Happy campers make colleges smile Summertime activities fill up otherwise empty campuses

May 05, 1991|By Patricia Meisol

St. John's College outfits its Annapolis campus for weddings, and the University of Maryland College Park opens its armory for national jump-rope competitions. St. Mary's College lets CIA agents wander amid serenity of its river-edged lawns, and Hood College gives local teen-gers lessons in how to play rock in their garage.

Those are just some of the surprises to be found on college campuses this summer.

Weekend or weeklong respites for academics, alumni, children, taxidermists, bowling alley managers, cyclists and bird watchers alike have become a major source of good will and extra cash for higher education nationwide.

Though not willing to play hotel operators to just any tourists, many Maryland colleges say their dorms, their dining halls and their swimming pools are increasingly filled to capacity in the off-season by non-profit or education-related groups.

"There's really a different rhythm in the summer," says Chris Cihlar of St. Mary's College, which has hosted cyclists and sailors by the thousands. Four times as many people pass through campus in summer than during the academic year, she says, including 5,000 to 7,000 for the annual Governor's Cup Yacht Race. "Where else could you find enough showers and bathrooms?"

Squeezed in around summer school sessions on big campuses like College Park or filling otherwise empty space at Goucher and Notre Dame, the campus conference-and-event industry has climbed dramatically in the past decade as outsiders search for solitude, beauty and low cost and colleges look for new sources of revenue.

A decade ago, groups looking for a relatively cheap source of housing had to wind their own way through the bureaucracy. Today, many campuses have set up offices to handle the package deals groups require -- lodging, meeting space, shuttle service, and catering.

"We're the best deal in town," says Jeanette Hoffman, wharranges accommodations for rentals business groups, wedding parties and lawmakers at St. John's College. "We do it mostly for public relations, not for the money," she says.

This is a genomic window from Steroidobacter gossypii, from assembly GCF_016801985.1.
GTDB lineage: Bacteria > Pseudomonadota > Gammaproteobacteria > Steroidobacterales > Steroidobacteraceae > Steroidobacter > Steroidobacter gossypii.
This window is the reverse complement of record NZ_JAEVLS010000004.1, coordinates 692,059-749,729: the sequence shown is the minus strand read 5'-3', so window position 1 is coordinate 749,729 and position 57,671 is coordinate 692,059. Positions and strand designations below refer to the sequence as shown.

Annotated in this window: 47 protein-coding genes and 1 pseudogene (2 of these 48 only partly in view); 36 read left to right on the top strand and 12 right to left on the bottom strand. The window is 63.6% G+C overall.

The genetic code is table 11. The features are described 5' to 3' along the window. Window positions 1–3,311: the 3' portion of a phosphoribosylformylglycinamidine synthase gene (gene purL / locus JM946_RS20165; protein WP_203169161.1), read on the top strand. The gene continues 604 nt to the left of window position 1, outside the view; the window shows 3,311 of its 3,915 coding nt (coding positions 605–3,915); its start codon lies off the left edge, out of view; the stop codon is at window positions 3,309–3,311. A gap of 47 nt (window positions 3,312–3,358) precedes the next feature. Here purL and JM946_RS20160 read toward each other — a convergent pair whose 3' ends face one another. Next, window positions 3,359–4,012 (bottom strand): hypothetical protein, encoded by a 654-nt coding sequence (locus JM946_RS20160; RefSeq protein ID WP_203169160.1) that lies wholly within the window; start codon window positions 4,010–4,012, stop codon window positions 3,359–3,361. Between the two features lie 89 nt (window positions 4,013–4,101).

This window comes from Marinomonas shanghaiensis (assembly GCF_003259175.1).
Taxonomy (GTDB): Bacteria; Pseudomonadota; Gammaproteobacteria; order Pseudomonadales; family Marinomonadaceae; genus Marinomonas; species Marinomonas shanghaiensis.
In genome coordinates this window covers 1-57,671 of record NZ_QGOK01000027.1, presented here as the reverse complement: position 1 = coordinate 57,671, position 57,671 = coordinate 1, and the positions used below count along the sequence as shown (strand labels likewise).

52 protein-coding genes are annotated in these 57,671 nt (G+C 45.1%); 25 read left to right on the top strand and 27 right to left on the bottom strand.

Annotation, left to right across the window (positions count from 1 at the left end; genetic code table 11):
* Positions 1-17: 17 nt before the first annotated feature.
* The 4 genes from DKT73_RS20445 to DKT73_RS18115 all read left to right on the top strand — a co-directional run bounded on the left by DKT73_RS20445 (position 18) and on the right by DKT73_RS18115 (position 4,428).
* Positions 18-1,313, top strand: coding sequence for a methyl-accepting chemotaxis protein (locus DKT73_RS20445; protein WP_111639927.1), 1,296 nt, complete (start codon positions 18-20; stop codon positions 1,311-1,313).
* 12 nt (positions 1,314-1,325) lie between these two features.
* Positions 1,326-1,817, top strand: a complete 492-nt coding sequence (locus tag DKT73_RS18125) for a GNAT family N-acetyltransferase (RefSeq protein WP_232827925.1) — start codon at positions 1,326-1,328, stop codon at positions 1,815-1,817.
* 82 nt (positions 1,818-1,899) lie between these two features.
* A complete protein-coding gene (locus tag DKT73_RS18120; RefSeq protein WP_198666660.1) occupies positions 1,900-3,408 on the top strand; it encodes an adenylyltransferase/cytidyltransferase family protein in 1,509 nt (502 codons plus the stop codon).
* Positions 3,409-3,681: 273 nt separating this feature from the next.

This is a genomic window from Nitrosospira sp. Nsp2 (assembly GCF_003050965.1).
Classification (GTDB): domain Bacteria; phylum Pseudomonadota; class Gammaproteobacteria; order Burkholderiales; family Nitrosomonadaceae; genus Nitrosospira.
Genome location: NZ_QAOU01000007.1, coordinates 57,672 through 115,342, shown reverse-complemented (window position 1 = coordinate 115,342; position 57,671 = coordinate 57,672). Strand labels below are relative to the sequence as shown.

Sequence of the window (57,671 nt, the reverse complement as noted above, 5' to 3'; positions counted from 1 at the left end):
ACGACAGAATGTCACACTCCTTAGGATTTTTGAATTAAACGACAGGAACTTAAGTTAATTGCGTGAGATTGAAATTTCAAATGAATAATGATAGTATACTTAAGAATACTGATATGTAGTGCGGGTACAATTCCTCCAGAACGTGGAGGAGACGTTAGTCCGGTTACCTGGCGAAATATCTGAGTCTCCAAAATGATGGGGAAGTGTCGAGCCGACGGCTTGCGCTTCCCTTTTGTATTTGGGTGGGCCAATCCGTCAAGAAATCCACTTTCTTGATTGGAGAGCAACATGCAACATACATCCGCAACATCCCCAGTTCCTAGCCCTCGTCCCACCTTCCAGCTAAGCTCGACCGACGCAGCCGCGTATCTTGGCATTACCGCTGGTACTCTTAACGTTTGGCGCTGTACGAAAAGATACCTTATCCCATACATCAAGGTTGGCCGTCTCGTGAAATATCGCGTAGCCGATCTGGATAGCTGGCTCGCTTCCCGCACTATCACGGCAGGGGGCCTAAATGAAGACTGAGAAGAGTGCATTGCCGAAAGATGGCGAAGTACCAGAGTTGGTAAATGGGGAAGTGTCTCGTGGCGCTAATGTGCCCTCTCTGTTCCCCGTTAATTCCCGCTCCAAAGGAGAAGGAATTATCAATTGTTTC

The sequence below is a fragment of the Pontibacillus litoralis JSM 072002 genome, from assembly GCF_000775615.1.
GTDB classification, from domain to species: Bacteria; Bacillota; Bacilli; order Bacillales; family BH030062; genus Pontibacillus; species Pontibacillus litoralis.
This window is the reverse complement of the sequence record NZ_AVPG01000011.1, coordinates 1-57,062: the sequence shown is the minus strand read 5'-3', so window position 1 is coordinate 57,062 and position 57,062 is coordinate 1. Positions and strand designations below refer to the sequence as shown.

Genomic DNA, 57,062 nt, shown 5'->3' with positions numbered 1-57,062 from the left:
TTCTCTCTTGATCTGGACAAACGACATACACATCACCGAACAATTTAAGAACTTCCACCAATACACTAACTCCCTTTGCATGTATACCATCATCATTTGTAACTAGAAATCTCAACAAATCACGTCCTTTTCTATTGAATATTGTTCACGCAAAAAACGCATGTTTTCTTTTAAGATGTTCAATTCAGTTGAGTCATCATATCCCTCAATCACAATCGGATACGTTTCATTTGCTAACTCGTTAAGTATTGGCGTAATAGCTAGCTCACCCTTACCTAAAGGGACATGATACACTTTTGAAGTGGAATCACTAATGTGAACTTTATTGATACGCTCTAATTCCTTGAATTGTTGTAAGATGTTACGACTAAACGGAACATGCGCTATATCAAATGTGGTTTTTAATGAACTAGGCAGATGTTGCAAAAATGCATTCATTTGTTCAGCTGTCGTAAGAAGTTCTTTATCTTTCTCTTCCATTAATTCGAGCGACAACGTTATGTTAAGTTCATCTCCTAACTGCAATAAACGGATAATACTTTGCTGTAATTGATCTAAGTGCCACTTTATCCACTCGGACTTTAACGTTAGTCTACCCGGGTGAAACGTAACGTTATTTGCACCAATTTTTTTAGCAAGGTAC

Colleges account for 8 percent of the nationwide meeting business, according to Meeting News, an industry trade journal. More than 600 U.S., Canadian and Australian colleges now belong to a professional association for college conference directors, up from 11 when the Colorado-based group was founded in 1981, according to James M. Limbaugh, Frostburg State University administrator and a director of the professional group.

"They come for ambience as much as cost," he said.

For college communities, the benefits can be enormous: jobs for students and for food service workers, janitors and faculty otherwise laid off in summer, extra income to spend on academics during the year, and a chance to show off the campus to potential students -- or relatives of potential students.

"For every couple that comes to a marriage encounter, there could be an 18-year-old at home," said Sally Allison, head of conferences at Towson State University, which expects 1,200 people for a regional marriage counseling weekend affiliated with the Catholic Church in August. "It's a real recruiting tool," she said.

The catch is that overnight guests sometimes must bring their own linens and almost always put up with group showers.

But they don't seem to mind.

For years colleges have opened their doors to the outside community in summer, offering everything from the use of the swimming pool to summer concerts, courses, lectures and athletic camps for kids.

What happens on college campuses in the summer nowadays is part good will, part academic necessity and part happenstance -- such as when a popular program grows too big to handle other times of year.

Such is the case with the National Orchestral Institute, a three-week camp at College Park for aspiring musicians, taught by top conductors and first-chair musicians from orchestras around the country. It culminates in the International Piano Competition. The 10-year-old event is one of the premier competitions in music and draws 400 volunteers from the campus neighborhood to help raise money and host events.

College Park is the busiest state campus in summer, bringing in more than $1.2 million in gross revenues. In past years, said Melvin Bernstein, dean of summer programs at College Park, profits have been used to computerize the campus and purchase academic equipment.

He runs a giant summer school program, which generates 72,000 academic credit hours, or nearly half the wintertime enrollment. More than 15,000 students in 68 disciplines study in summer.

Public campuses began to be used heavily in summer after World War II to accommodate the academic needs of returning veterans. At College Park and many other campuses, conference services evolved in response to demands from faculty who needed a place to host colleagues and academic exchanges at all times of year.

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